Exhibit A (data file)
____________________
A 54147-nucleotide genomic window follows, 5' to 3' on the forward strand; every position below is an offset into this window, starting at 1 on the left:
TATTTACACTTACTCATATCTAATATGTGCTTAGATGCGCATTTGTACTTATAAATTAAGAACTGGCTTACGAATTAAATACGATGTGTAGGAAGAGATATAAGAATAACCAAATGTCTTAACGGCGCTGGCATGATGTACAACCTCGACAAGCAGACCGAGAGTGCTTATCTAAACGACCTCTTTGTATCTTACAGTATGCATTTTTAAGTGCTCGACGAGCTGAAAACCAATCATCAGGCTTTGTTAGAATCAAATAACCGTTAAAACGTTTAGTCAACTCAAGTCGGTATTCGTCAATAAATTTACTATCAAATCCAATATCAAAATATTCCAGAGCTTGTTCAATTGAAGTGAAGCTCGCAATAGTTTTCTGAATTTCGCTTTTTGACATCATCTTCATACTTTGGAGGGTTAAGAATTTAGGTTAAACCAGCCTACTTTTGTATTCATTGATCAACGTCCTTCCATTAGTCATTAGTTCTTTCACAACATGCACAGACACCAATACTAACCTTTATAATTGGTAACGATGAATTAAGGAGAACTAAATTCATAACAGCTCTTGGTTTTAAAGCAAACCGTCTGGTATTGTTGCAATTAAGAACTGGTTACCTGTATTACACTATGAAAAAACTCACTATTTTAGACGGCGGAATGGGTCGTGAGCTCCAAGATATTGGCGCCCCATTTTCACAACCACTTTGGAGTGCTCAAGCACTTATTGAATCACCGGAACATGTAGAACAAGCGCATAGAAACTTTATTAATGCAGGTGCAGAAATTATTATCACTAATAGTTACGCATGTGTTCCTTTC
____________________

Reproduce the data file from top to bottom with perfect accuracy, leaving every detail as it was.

A 54147-nucleotide genomic window follows, 5' to 3' on the forward strand; every position below is an offset into this window, starting at 1 on the left:
TATTTACACTTACTCATATCTAATATGTGCTTAGATGCGCATTTGTACTTATAAATTAAGAACTGGCTTACGAATTAAATACGATGTGTAGGAAGAGATATAAGAATAACCAAATGTCTTAACGGCGCTGGCATGATGTACAACCTCGACAAGCAGACCGAGAGTGCTTATCTAAACGACCTCTTTGTATCTTACAGTATGCATTTTTAAGTGCTCGACGAGCTGAAAACCAATCATCAGGCTTTGTTAGAATCAAATAACCGTTAAAACGTTTAGTCAACTCAAGTCGGTATTCGTCAATAAATTTACTATCAAATCCAATATCAAAATATTCCAGAGCTTGTTCAATTGAAGTGAAGCTCGCAATAGTTTTCTGAATTTCGCTTTTTGACATCATCTTCATACTTTGGAGGGTTAAGAATTTAGGTTAAACCAGCCTACTTTTGTATTCATTGATCAACGTCCTTCCATTAGTCATTAGTTCTTTCACAACATGCACAGACACCAATACTAACCTTTATAATTGGTAACGATGAATTAAGGAGAACTAAATTCATAACAGCTCTTGGTTTTAAAGCAAACCGTCTGGTATTGTTGCAATTAAGAACTGGTTACCTGTATTACACTATGAAAAAACTCACTATTTTAGACGGCGGAATGGGTCGTGAGCTCCAAGATATTGGCGCCCCATTTTCACAACCACTTTGGAGTGCTCAAGCACTTATTGAATCACCGGAACATGTAGAACAAGCGCATAGAAACTTTATTAATGCAGGTGCAGAAATTATTATCACTAATAGTTACGCATGTGTTCCTTTC